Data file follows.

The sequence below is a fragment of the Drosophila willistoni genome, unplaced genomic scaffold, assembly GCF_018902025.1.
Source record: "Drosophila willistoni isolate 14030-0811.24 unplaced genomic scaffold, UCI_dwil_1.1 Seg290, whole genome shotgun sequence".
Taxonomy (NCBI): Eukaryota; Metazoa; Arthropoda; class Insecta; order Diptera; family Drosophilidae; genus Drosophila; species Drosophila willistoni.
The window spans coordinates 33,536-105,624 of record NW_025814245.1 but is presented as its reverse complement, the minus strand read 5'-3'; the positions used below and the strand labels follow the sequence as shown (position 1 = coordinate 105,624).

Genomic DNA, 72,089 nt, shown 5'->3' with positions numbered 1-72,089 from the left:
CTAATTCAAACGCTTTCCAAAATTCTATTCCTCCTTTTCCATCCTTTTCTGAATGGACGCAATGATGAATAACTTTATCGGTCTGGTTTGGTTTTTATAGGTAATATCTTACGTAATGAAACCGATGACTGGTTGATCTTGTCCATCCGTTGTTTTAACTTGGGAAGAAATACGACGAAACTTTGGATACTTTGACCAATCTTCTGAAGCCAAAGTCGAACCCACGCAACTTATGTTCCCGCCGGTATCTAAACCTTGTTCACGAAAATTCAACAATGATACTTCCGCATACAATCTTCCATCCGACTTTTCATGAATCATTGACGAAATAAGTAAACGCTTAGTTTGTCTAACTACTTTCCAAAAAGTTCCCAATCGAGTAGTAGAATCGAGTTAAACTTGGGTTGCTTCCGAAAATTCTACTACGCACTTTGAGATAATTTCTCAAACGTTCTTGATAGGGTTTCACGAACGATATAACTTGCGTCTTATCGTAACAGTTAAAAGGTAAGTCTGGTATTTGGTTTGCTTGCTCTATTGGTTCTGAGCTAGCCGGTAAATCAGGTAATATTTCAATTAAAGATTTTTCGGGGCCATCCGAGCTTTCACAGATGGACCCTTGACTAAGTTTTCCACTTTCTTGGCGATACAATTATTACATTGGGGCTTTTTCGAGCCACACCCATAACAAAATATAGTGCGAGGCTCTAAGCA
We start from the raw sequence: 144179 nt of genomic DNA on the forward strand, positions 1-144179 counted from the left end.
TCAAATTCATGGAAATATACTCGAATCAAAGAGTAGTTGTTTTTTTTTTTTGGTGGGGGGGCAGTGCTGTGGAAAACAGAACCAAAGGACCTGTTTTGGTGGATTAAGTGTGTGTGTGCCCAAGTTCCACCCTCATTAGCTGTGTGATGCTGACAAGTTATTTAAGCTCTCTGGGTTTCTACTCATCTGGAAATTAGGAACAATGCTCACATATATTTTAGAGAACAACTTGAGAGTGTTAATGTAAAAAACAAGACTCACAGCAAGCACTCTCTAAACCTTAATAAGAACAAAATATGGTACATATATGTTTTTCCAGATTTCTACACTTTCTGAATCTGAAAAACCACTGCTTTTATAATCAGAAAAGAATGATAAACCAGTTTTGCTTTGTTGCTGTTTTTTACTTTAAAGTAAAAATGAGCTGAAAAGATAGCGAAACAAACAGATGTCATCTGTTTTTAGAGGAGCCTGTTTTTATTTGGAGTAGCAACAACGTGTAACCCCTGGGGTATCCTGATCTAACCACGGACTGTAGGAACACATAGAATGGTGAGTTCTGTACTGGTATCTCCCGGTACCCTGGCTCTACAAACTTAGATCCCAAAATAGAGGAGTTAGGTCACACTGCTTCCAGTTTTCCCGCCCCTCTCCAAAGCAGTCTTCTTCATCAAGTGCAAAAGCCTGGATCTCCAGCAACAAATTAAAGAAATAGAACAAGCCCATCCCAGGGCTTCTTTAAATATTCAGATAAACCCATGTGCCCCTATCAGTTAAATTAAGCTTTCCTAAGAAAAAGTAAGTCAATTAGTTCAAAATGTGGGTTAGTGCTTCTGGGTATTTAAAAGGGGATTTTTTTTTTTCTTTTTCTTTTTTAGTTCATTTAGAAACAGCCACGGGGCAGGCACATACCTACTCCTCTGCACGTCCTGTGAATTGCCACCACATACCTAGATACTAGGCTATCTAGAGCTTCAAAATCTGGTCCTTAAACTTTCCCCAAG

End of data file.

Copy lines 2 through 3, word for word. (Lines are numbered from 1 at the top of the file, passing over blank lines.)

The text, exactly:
Source record: "Drosophila willistoni isolate 14030-0811.24 unplaced genomic scaffold, UCI_dwil_1.1 Seg290, whole genome shotgun sequence".
Taxonomy (NCBI): Eukaryota; Metazoa; Arthropoda; class Insecta; order Diptera; family Drosophilidae; genus Drosophila; species Drosophila willistoni.